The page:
Know your Wines before the Alba Festa del Vino
- Written by Valerie Quintanilla
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Ready for a Piemonte wine lesson? Read up, then head to Alba for some knowledge application – yes, with wine tasting. If only school was this much fun.
Each year, the city of Alba plays host to the Langhe and the Roero winemaking municipalities for the Festa del Vino. The half-day event gives wine lovers and curiosity seekers alike the opportunity to taste different varietals and winemaking styles from more than 700 local labels.
This year’s showcase is sure to draw a little more pride as the area continues to celebrate its UNESCO World Heritage Site designation for the Langhe-Roero and Monferrato Landscape. Six wine areas and 29 towns make up the newly minted UNESCO Site, totaling 10,789 hectares of rolling hills and rural, wine making beauty.
Before you head to Alba to see and taste what has made the Langhe and Roero one of the world’s top wine making regions, read about it.
Get To Know The Langhe
The Langhe sits south and east of Piemonte’s Tanaro River in the province of Cuneo. The area is most loved for its wine, cheese, hazelnuts, and truffles (particularly the Alba white truffle.). The region’s most prestigious DOCG wines are the ageable Barolo and Barbaresco, made from the Nebbiolo grape. Regulations and standards are strict to maintain the highest of quality.
The Barbaresco zone is about 640 hectares with roughly 200 producers from four villages: Barbaresco, Neive, Treiso, and San Rocco Seno d’Elvio. In general, Barbaresco wines are considered more elegant, in part due to the lighter, more calcareous soil. The soft tannins can also be attributed to early fermentation and shorter maceration periods. With a slight maritime influence, the climate is somewhat warmer than Barolo, so harvest comes earlier.
Barbaresco DOCG Regulations
100% Nebbiolo with 2 years minimum aging, including 9 months in wood; Barbaresco Riserva requires 4 years minimum aging. Minimum alcohol: 12.5%.
Barolo is nearly three times the size of Barbaresco at 1700 hectares. More than 900 producers in the Barolo zone are authorized to label their bottles “Barolo”. The wines come from 11 villages with two soil distinctions that produce different wine styles:
- Tortonian sandy marl soil gives off a more feminine style that can be found in Barolos from Barolo, La Morra, Cherasco, Verduno, Novello, Roddi and areas of Castiglione Falletto.
- Helvetian sandstone clay soil gives a more muscular style to the wines from Monforte d’Alba, Serralunga d’Alba, Diano d’Alba, Grinzane Cavour, and the remaining parts of Castiglione Falletto.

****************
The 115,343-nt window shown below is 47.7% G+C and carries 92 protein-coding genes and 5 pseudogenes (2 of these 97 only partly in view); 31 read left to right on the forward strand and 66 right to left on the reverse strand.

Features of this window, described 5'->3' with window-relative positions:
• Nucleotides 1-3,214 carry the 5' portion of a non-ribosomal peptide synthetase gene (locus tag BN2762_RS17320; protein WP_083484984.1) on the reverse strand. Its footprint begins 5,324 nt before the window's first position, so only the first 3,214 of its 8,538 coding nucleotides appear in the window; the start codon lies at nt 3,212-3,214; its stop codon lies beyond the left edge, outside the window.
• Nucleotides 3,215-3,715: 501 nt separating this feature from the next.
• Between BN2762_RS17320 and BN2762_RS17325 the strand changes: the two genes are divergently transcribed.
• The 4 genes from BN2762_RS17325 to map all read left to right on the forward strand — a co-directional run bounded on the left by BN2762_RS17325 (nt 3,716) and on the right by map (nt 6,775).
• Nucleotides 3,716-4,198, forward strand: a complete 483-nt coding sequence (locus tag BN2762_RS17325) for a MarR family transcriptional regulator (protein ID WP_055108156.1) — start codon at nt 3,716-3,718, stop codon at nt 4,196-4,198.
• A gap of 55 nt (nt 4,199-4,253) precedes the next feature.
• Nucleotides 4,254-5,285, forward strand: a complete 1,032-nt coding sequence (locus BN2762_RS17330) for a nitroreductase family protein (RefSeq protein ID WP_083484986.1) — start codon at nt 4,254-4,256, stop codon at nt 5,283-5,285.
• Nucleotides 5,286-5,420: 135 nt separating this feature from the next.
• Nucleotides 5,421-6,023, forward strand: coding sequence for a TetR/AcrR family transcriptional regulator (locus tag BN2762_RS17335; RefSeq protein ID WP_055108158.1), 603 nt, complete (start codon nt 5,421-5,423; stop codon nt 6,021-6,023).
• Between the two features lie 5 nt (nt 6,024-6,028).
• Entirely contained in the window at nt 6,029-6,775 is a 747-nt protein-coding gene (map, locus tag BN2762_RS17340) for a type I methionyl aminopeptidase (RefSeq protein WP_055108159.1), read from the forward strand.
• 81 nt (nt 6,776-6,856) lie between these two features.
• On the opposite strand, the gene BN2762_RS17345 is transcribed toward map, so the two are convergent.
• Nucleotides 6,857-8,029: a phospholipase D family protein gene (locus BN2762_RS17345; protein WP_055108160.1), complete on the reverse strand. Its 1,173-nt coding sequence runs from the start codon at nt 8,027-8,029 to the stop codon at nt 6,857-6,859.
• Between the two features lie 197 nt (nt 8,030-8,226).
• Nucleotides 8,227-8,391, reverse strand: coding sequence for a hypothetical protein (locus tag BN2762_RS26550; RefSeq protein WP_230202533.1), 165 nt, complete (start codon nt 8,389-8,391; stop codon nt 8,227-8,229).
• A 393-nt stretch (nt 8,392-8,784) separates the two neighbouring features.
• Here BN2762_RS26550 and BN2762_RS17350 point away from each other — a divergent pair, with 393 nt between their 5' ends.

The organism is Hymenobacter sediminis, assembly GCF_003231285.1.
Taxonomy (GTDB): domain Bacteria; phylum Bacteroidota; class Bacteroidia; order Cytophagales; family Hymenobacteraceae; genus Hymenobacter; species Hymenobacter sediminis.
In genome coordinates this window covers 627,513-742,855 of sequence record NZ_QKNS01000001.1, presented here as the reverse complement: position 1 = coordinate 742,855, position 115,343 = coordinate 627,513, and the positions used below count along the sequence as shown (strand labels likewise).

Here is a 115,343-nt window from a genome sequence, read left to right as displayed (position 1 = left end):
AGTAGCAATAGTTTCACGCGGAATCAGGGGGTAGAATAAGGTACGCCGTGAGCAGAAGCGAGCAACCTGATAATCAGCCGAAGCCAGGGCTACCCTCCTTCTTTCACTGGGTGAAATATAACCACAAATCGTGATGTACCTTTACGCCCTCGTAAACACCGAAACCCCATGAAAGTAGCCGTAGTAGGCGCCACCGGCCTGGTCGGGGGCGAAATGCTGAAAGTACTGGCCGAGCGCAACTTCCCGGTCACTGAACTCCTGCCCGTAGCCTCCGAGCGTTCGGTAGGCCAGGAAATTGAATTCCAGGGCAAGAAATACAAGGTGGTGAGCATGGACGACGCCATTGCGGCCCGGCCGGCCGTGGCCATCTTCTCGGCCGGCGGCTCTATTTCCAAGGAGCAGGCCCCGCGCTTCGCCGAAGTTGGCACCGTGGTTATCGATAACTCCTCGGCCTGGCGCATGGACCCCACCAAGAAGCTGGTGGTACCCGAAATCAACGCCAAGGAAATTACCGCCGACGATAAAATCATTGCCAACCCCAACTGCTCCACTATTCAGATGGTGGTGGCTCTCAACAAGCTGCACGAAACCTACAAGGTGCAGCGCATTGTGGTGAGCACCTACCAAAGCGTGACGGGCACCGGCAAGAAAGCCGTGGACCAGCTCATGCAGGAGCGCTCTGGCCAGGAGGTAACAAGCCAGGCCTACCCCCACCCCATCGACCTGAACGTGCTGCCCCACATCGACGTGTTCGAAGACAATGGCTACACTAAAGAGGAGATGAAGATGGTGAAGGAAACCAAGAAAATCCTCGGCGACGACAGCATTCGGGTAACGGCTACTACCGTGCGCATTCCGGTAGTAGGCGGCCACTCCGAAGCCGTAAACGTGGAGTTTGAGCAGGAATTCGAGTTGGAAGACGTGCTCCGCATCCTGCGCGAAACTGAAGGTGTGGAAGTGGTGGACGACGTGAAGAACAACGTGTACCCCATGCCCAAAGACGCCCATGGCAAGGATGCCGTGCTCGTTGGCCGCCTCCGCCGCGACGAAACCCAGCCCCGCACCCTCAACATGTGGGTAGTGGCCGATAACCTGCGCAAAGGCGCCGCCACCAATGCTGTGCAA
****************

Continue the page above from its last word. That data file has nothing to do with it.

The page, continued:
Barolo’s continental climate gives the area an extended summer and fall, which helps Nebbiolo reach optimum ripeness.
Barolo DOCG Regulations
100% Nebbiolo with 3 years minimum aging, including 18 months in wood; Barolo Riserva requires 5 years minimum aging. Maximum yield per hectare: 8 tonne of grapes or about 7,000 bottles. Minimum alcohol: 13%.
Get To Know The Roero
Roero neighbors the Langhe and Monferrato to the left side of the Tanaro River. Primary wines from region include the Nebbiolo-based Roero Rosso or Riserva and the white Roero Arneis (still and sparkling, or spumante).
The Roero winemaking area totals about 878 hectares in 23 villages. With a sandy, clayey, and sea-fossil rich soil, the area’s wines are ready to drink much younger than its age-worthy counterparts from Barolo and Barbaresco. Roero (Rosso) DOCG gained designation in 2005. Pre-DOCG designation, it was permitted to contain 2 to 5% Arneis.
Red Roero DOGC is made of 95% Nebbiolo. About 200 vineyard hectares are dedicated to this wine production. It must be cellar-aged for twenty months, six in wooden barrels, while Roero Riserva requires at least 32 months total of aging, also with a minimum of six months in wood.
White Roero Arneis DOCG and Roero Arneis Spumante are 100% Arneis grapes, which make up 425 hectares of the Roero vineyards.
Ready to Taste?
Many varietals and winemaking styles run through the Langhe and Roero. For the uninitiated, this was meant to provide a basic overview of the top players in the area’s wine scene.
If you make it to Alba’s Festa del Vino, try these out; but don’t forget to sample Favorita, Dolcetto, Barbera, Pelaverga, Freisa, Nebbiolo, and all the other beautiful wines coming from the area.
The Festa features primarily small producers (think 3k+ bottles annually). Don’t be surprised if it’s the winemaker or a family member pouring you a glass. And don’t be afraid to ask questions – it’s the best way to learn more about their wines, their style, and the region.
The Alba Festa del Vino
Presented by Go Wine
Date: Sunday, 28 September
Time: 14:00 to 20:00
Cost: €12 (€10 for Go Wine members), includes souvenir tasting glass
Location: Piazza del Duomo, Alba Centro Storico – the makeshift wine route is set up by homogeneous areas along Via Cavour and Via Maestra.
Valerie Quintanilla is an American travel and wine writer who lives in the Langhe. Follow her expat chronicles on her blog, www.GirlsGottaDrink.com, Twitter, and Instagram. While marketing is her official trade, she also organizes travel and wine tours around the Langhe.